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James Payn

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Bred In The Bone

Some Private Views


By James Payn
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James Payn

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Caricature from Punch, 10 December 1881
Caricature from Punch, 10 December 1881

James Payn (February 28, 1830 - March 25, 1898), English novelist, was born at Cheltenham, his father being clerk to the Thames Commissioners and treasurer to the county of Berkshire.

He was educated at Eton, and afterwards entered the Military Academy at Woolwich; but his health was not equal to the demands of a military career, and he proceeded in 1847 to Trinity College, Cambridge. He was among the most popular men of his time, and served as president of the Union. Before going to Cambridge he had published some verses in Leigh Hunt's Journal, and while still an undergraduate put forth a volume of Stories from Boccaccio in 1852, and in 1853 a volume of Poems. In the same year he left Cambridge, and shortly afterwards married Miss Louisa Adelaide Edlin, sister of Sir Peter Edlin.

He then settled down in the Lake district to a literary career and contributed regularly to Household Words and Chambers's Journal. In 1858 he removed to Edinburgh to act as joint-editor of the latter periodical. He became sole editor in 1860, and conducted the magazine with much success for fifteen years. He removed to London in 1861. In the pages of the Journal he published in 1864 his most popular story, Lost Sir Massingberd. From this time he was always engaged in novel-writing, among the most popular of his productions being Married Beneath Him (1865), Carlyon's Year (1868), By Proxy (1878), and The Talk of the Town (1885).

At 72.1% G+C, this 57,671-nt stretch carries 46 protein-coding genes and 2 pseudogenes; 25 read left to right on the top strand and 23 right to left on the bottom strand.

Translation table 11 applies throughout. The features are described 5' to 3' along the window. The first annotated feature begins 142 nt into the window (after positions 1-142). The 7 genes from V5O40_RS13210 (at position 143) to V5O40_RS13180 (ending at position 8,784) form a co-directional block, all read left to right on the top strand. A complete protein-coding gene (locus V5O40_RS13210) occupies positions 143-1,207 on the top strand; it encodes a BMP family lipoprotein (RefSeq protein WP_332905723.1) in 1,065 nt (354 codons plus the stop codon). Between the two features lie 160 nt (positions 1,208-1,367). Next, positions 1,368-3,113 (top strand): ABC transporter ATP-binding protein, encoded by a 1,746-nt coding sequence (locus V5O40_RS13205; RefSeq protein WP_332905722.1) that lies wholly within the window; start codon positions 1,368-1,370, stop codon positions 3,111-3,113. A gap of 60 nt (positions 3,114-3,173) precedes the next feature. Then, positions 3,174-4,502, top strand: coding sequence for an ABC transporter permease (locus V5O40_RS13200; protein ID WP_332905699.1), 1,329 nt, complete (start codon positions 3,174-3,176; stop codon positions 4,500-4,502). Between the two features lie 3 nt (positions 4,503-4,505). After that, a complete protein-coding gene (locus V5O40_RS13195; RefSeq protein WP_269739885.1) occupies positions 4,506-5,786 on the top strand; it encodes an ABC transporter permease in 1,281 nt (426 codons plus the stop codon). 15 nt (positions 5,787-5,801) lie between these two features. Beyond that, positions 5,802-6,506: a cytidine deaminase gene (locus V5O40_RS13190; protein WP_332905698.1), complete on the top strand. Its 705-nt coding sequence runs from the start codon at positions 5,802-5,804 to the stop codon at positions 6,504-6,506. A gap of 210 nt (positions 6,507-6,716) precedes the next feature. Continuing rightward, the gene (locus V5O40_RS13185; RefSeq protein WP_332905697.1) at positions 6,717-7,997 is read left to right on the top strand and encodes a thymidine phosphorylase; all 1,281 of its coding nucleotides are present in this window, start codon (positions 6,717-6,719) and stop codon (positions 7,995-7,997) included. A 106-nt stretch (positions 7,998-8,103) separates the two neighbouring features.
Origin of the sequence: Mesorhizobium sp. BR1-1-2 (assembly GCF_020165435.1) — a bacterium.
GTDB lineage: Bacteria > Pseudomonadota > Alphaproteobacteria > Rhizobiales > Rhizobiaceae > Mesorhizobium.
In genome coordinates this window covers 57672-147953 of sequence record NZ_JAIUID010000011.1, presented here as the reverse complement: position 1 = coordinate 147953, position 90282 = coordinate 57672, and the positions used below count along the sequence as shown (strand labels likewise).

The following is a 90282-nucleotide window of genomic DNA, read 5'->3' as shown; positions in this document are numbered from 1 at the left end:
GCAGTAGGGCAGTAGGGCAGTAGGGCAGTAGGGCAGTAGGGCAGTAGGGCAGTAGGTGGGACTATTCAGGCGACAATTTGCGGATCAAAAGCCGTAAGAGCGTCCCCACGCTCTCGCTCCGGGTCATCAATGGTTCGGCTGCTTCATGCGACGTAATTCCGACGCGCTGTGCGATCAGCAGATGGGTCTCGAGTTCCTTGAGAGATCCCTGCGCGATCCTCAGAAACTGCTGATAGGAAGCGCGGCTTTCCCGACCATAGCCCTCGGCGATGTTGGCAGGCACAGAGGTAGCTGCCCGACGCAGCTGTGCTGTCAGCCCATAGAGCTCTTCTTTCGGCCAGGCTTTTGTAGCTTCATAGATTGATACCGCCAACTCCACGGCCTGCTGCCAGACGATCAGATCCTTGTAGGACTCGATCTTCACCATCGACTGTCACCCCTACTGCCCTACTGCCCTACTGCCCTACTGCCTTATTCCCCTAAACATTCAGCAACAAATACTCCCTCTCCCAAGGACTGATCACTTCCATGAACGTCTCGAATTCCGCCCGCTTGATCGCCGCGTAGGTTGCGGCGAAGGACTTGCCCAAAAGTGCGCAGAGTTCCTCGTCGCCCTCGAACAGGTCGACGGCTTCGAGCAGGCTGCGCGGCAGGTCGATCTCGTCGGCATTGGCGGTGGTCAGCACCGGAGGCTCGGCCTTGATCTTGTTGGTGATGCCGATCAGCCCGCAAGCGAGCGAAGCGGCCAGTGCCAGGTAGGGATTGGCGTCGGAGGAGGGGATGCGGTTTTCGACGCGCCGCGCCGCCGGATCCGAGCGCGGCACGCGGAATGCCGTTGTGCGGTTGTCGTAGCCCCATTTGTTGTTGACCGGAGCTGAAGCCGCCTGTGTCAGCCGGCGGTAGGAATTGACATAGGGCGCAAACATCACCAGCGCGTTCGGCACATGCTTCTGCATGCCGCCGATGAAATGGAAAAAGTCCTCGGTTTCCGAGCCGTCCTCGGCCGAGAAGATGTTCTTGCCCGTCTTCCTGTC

In 1883 he succeeded Leslie Stephen as editor of the Cornhill Magazine and continued in the post until the breakdown of his health in 1896. He was also literary adviser to Messrs Smith, Elder & Company. His publications included a Handbook to the English Lakes (1859), and various volumes of occasional essays, Maxims by a Man of the World (1869), Some Private Views (1881), Some Literary Recollections (1884). A posthumous work, The Backwater of Life (1899), revealed much of his own personality in a mood of kindly, sensible reflection upon familiar topics. He died in London, on the 25th of March 1898.

A biographical introduction to The Backwater of Life was furnished by Sir Leslie Stephen.

References

  • This article incorporates text from the Encyclopdia Britannica Eleventh Edition, a publication now in the public domain.


This article might use material from a Wikipedia article, which is released under the Creative Commons Attribution-Share-Alike License 3.0.



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